Yoko Ono (whose first name translates to ”ocean child”) was born on February 18th 1933 in Tokyo, Japan. She was born into a wealthy household: her mother’s family was in banking, and her father had given up a career as a pianist to work as a banker in Tokyo, and later in branch offices in San Francisco and New York. Yoko was the eldest of three children born to Eisuke and Isoko Ono. Yoko’s father did not see his first born until she was already walking and talking. He had left Japan six weeks before her birth, having been transferred from his bank to their San Francisco office. Yoko didn’t meet her father until Yoko and Isoko finally joined Eisuke in California in 1935. When Yoko was five, she returned to Japan with her mother and younger brother Keisuke who was born in December of 1936. Japanese troops had invaded China and anti-Japanese sentiment was rising in the United States. Yoko attended kindergarten and first grade in Japan. Yoko’s mother sent her first to the same school she had attended, but decided it wasn’t quite good enough for Yoko. Yoko began to attend the Gakushuin (Peers’ School) instead, which was at the time only open to those with relatives in the imperial family or the House of Peers. Yoko’s mother enjoyed the life of the upper class Tokyo elite, and paid little personal attention to her daughter.
In the 1940s Yoko realised she had to break away from the privileged upbringing imposed on her by the accident of being born into an aristocratic family. It was quite a liberal one by Japanese standards and her parents appreciated the arts, but they were too narrow-minded for Yoko. ”It was very claustrophobic. I would have died on a spiritual level if I had not got away. I can remember going to concerts and then walking out after a few minutes and I kept wondering, ”Why am I doing this?” I knew I wanted something different.” Yoko found her privileged upbringing stifling and lonely. She would ring for a maid to come to her room, simply to make contact with someone. The maid was not allowed to enter her room, even when summoned; she had to kneel outside in the hall and ask what little Yoko wanted. ”When she brings the tea, she can come in but not before. The only reason I asked for tea was because I wanted some communication. And so I think that’s where I started to dream. All sorts of things come into your mind”, she says. Yoko dreamed of breaking out but also of forging new ways of thinking her way beyond her isolation.
One night in 1945, when Yoko was a child, she huddled with her mother and two tiny siblings in an underground bunker while the largest number of American B29’s to attack a single Japanese city rained incendiary bombs on Tokyo by the thousands. Eighty-three-thousand people died; a quarter of the city burned. Yoko’s mother Isoko and the three children joined many of their neighbors in a headlong flight away from the burning city, out into open country. But the farmers in the countryside were starving and unenthusiastic about sharing whatever food they had hoarded with this tide of urban refugees. Yoko’s father was missing and possibly dead in Hanoi. The Onos were reduced to foraging from farm to farm for food, which they pulled along, with a few belongings, in an ancient-style wheeled cart.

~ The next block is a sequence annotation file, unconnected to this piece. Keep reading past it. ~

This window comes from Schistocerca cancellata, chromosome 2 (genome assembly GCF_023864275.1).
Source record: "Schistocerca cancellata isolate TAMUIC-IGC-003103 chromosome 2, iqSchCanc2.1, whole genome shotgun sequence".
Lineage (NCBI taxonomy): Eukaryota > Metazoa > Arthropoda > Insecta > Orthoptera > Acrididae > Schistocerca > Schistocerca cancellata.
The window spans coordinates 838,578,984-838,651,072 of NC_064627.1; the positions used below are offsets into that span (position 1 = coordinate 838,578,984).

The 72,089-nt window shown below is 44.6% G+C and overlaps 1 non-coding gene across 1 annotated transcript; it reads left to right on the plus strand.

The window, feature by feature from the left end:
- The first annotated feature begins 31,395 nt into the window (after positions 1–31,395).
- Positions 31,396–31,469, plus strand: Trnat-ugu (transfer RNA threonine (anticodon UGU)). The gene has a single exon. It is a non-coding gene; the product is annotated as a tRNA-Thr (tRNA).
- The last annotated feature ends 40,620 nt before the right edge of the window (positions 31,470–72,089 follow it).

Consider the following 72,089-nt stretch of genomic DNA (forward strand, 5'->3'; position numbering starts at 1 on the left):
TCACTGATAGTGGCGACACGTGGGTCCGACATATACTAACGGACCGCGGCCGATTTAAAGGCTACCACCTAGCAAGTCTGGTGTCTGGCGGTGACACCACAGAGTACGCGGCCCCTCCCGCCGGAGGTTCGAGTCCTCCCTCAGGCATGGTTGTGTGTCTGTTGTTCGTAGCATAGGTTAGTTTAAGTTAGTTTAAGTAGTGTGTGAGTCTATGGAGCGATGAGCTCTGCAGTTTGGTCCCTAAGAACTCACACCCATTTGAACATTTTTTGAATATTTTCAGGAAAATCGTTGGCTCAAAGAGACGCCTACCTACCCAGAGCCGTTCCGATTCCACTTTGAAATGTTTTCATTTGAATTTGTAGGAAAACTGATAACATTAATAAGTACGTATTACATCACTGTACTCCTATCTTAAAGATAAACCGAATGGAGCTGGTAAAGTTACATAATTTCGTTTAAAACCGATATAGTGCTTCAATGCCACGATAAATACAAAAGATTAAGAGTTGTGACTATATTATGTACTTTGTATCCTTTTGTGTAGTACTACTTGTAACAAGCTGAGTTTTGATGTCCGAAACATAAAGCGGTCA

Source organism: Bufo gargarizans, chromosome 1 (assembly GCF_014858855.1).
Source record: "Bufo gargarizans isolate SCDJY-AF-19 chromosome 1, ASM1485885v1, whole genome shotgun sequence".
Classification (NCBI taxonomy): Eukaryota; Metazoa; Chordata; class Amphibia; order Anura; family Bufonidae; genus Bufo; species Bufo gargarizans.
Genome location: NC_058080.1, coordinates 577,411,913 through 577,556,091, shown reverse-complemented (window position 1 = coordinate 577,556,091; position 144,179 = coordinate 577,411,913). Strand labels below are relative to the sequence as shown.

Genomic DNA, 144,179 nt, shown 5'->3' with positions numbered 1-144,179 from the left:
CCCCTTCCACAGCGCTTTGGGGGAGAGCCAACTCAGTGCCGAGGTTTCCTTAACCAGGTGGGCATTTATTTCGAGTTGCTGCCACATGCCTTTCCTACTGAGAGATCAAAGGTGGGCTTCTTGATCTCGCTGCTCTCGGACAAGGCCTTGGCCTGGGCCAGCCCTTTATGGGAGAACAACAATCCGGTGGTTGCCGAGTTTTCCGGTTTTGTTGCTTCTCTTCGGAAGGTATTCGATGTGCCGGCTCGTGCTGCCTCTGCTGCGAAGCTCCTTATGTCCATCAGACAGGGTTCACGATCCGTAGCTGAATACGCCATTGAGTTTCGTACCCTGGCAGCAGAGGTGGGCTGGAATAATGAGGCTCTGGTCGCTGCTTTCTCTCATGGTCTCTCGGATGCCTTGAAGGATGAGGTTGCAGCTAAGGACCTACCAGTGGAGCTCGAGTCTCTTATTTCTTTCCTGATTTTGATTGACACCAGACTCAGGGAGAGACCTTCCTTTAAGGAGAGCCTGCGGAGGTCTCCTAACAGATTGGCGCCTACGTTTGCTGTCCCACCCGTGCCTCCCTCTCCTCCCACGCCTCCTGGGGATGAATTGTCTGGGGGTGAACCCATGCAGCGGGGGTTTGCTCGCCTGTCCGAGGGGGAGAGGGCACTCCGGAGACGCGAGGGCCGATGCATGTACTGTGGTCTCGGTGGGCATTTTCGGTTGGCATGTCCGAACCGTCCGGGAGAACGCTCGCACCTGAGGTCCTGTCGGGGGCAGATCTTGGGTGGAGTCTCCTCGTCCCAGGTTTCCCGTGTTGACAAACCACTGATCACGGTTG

”I had a young brother and sister I had to find food for. I couldn’t sleep, we were always evacuated. And you know what I used to love then? I used to love the sky. I thought, ”Whatever happens, the sky is blue”. When the bombs dropped, I was living in this country town where the farmers didn’t like city people, so they threw stones at you and wouldn’t give you food. I went through a period when I was really skin and bones, going around begging for food. It’s a long story, too long to tell.”
Yoko’s father survived the war and when Yoko was 19 she joined her family in Scarsdale, New York. Ono was tutored in classical piano as a child, and in her teens began keeping notebooks of her writings. She lived in Scarsdale and attended the nearby Sarah Lawrence College, where she continued writing, though without finding much support in her new environment. ”Whenever I wrote I poem, they said it was too long, it was like a short story”, she said later. ”And a short story was like a poem. I felt that I was like a misfit in every medium.”
Ono’s early musical background and training had a strong impact on her subsequent work. As a child she attended the prestigious Jiyu-gakuen Music School in Japan, the training school for many Japanese composers. She was taught piano and composition, and played her first public concert at the age of four. A piece of homework reveals a telling early source for her work: she was asked to translate all the sounds she had heard that day into notes. Later, whilst attending Sarah Lawrence College in Bronxville at the age of twenty two, she heard birdsong and decided to translate it into musical notes. Finding it impossible, she made her first composition: Secret Piece (1955). Her musical training had included voice training in both opera and German Lied singing. The one constant in her life has been her work as as artist and musician, which began in the 1950s. ”It is what I call my security blanket against so much that has happened to me”, she said in an interview in 2000.